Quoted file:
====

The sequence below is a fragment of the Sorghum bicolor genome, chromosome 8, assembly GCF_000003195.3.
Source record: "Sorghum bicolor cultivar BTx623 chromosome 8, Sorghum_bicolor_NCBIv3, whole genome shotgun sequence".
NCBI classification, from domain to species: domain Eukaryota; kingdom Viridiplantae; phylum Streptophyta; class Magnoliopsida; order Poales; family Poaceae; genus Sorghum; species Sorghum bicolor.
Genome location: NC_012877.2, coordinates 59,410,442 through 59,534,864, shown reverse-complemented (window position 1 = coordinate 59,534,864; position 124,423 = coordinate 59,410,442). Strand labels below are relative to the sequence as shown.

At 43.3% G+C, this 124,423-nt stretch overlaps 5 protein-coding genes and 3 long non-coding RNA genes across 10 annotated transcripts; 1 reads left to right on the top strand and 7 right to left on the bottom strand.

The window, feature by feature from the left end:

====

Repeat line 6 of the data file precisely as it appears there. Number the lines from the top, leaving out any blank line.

The window, feature by feature from the left end: